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Short Story: The Gardener

Updated on April 22, 2017

The Gardener

I slowly opened my eyes and yawned, admiring the vibrant orange sky just past the trees. I took a deep breath and noticed a new scent. And there she was. She had been planted there beside me. I was captivated by her fragrance, the whiteness of her petals. She was leaning slightly in my direction, but then maybe that’s how she had been planted. Taking a chance, I began to lean too. The closer we became, the more her scent captivated me. Suddenly she touched me. Did she do that on purpose or was it the wind? I stood there amazed by the softness of her petals and the tickling of her leaves…

And then the prick. I was shocked at first. Why plant her beside me but leave the thorns? I felt her pull back, and I sighed softly. I was saddened to realize that she had felt my thorns too. Eventually, she cautiously leaned back into me and we seemed to have found a comfortable place where the thorns weren't in the way. We stayed there for a while and then the wind blew (for real, this time). She moved and I felt another prick. This time I pulled away sharply and stood upright again.

A hand. The gardener. He leaned over to enjoy my fragrance as he always does, smiling at me. I smiled back (in a flowery sort of way) as he began to caress my petals. “Excuse me”, I blurted. He looked at me and grinned. “Yes?”

“The rose here you planted beside me… Was that for me?”

“You are for each other, actually”, he said with a wink.

I thought for a moment. “Can I have a different one? This one has thorns.”

“All roses have thorns, little one”, he said. “You have thorns too.”

“Yes, I know”, I said despondently. “Can’t you remove them?”

“I am removing them.” And then he carefully touched one of my thorns and gently broke it off. The sting was sharp and intense. “You have two fewer now than you had last week. I can’t remove them all at once, you know. It would be too much for you.”

The pain was still shooting down my stem. “But then how am I supposed to enjoy the rose you planted next to me?”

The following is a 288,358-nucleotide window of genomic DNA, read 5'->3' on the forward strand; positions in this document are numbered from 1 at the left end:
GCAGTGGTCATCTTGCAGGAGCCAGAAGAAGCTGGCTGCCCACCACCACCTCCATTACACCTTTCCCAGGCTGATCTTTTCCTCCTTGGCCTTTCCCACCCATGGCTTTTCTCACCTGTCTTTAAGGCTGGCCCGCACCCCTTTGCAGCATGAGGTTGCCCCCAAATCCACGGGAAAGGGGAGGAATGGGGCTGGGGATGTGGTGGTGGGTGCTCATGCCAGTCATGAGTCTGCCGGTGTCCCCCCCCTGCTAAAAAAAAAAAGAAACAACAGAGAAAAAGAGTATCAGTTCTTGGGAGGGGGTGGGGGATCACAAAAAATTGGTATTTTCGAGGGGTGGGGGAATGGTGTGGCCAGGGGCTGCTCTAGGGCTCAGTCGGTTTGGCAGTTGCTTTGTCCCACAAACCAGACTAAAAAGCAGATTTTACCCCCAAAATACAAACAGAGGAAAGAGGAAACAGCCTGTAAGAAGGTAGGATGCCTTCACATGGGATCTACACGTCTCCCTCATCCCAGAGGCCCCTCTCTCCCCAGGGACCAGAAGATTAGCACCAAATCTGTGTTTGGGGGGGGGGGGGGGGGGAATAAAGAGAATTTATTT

“You will have to learn where your thorns are, I think. And learn where hers are. Being near each other takes practice. But I wouldn’t have placed you so close together if it wasn’t worth the effort. You’ll see.”

He smiled and I watched him slide over to the next rose. He gently broke off one of her thorns as well. He stood up, knees dirty. As he moved on, she leaned toward me again. “This will be difficult”, I muttered. She smiled at me. Her beautiful flowery smile made my petals quiver. And then I thought to myself, “But it’ll be worth it.”

A Note From Mike

Obviously relationships are very complicated and there are lots of very good reasons why certain dating relationships didn't work. Finding the right person for you can take a while. But as a general observation, it seems like some people expect people they're in relationship with to walk on water and others are happy that you have two legs and walk upright. It seems to be very difficult for people in the dating world to have reasonable and balanced expectations (either of the relationship itself or of those sitting across the table from them). Those of us with no standards at all often find ourselves neglected, abused, cheated, and otherwise mistreated, and then we wonder what's wrong with the other gender. Those of us who demand perfection turn and run at the first sign of disagreement or the first glimpse of a chink in the armor. Consequently, we spend years in the dating scene or have walked away completely, venting regularly about where all the good people are. To date successfully without creating unnecessary pain for ourselves while still giving ourselves the best possible shot at meeting the right person, I believe there must be a balance between grace and sound judgment.

The bottom line is that we all have "thorns." In fact, we each have a variety of thorns, likely more than we care to think about. If we're looking for someone who is completely devoid of them then our only hope is to date blindfolded with earplugs in our ears. In the end, relationships with other thorn bearers can be incredibly fulfilling and deeply satisfying (assuming we have the grace to get over the occasional bumps in the road). If both individuals are willing to do the work to slowly remove their thorns one by one and work through issues when they come up, that's a relationship worth having. Mutual growth is a beautiful thing. I'm convinced that we have a "Gardener" who wants to work with us to help remove the thorns over time. If we lean into Him relationally, He will help us build relationships characterized by acceptance, safety, commitment... and peace. I think that's ultimately what most of us are striving for, if we're honest with ourselves.


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    • profile image

      Maryland 3 years ago

      Posts like this make the intrenet such a treasure trove

    • sonfollowers profile image

      sonfollowers 6 years ago from Alpharetta, GA

      Thanks very much. Have a great day!

    • emichael profile image

      emichael 6 years ago from New Orleans

      I love the gardener's words. Rich with meaning. Two of my favorites:

      "You are for each other, actually"

      "I can’t remove them all at once, you know. It would be too much for you."

      This is great, thanks for sharing.